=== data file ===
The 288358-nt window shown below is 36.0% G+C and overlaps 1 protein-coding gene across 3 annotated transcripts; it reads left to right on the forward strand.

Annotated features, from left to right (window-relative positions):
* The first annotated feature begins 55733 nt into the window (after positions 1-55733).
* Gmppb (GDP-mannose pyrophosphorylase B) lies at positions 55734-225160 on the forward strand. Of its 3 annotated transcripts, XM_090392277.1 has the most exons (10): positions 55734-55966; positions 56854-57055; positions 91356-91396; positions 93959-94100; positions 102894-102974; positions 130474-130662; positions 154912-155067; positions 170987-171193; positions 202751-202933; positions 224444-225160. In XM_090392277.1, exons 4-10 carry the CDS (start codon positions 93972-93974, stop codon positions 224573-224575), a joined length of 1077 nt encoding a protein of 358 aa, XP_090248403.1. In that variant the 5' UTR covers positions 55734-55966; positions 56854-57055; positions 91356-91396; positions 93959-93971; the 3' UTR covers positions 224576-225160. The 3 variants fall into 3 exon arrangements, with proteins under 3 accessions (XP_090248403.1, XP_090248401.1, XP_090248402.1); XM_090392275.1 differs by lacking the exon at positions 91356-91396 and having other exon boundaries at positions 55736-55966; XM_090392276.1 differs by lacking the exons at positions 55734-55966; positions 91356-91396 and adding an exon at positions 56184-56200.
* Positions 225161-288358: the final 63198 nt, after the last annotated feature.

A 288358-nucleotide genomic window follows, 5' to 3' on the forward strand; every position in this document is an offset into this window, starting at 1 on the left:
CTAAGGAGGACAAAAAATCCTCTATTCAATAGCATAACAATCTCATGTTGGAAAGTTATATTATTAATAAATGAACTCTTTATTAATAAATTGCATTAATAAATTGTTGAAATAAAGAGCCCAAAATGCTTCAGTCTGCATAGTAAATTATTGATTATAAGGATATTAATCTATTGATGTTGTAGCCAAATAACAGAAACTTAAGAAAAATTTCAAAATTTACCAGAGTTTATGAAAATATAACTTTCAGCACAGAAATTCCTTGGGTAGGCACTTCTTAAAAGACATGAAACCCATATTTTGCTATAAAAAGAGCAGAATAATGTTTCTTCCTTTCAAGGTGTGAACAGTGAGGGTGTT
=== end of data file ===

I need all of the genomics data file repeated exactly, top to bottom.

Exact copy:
The 288358-nt window shown below is 36.0% G+C and overlaps 1 protein-coding gene across 3 annotated transcripts; it reads left to right on the forward strand.

Annotated features, from left to right (window-relative positions):
* The first annotated feature begins 55733 nt into the window (after positions 1-55733).
* Gmppb (GDP-mannose pyrophosphorylase B) lies at positions 55734-225160 on the forward strand. Of its 3 annotated transcripts, XM_090392277.1 has the most exons (10): positions 55734-55966; positions 56854-57055; positions 91356-91396; positions 93959-94100; positions 102894-102974; positions 130474-130662; positions 154912-155067; positions 170987-171193; positions 202751-202933; positions 224444-225160. In XM_090392277.1, exons 4-10 carry the CDS (start codon positions 93972-93974, stop codon positions 224573-224575), a joined length of 1077 nt encoding a protein of 358 aa, XP_090248403.1. In that variant the 5' UTR covers positions 55734-55966; positions 56854-57055; positions 91356-91396; positions 93959-93971; the 3' UTR covers positions 224576-225160. The 3 variants fall into 3 exon arrangements, with proteins under 3 accessions (XP_090248403.1, XP_090248401.1, XP_090248402.1); XM_090392275.1 differs by lacking the exon at positions 91356-91396 and having other exon boundaries at positions 55736-55966; XM_090392276.1 differs by lacking the exons at positions 55734-55966; positions 91356-91396 and adding an exon at positions 56184-56200.
* Positions 225161-288358: the final 63198 nt, after the last annotated feature.

A 288358-nucleotide genomic window follows, 5' to 3' on the forward strand; every position in this document is an offset into this window, starting at 1 on the left:
CTAAGGAGGACAAAAAATCCTCTATTCAATAGCATAACAATCTCATGTTGGAAAGTTATATTATTAATAAATGAACTCTTTATTAATAAATTGCATTAATAAATTGTTGAAATAAAGAGCCCAAAATGCTTCAGTCTGCATAGTAAATTATTGATTATAAGGATATTAATCTATTGATGTTGTAGCCAAATAACAGAAACTTAAGAAAAATTTCAAAATTTACCAGAGTTTATGAAAATATAACTTTCAGCACAGAAATTCCTTGGGTAGGCACTTCTTAAAAGACATGAAACCCATATTTTGCTATAAAAAGAGCAGAATAATGTTTCTTCCTTTCAAGGTGTGAACAGTGAGGGTGTT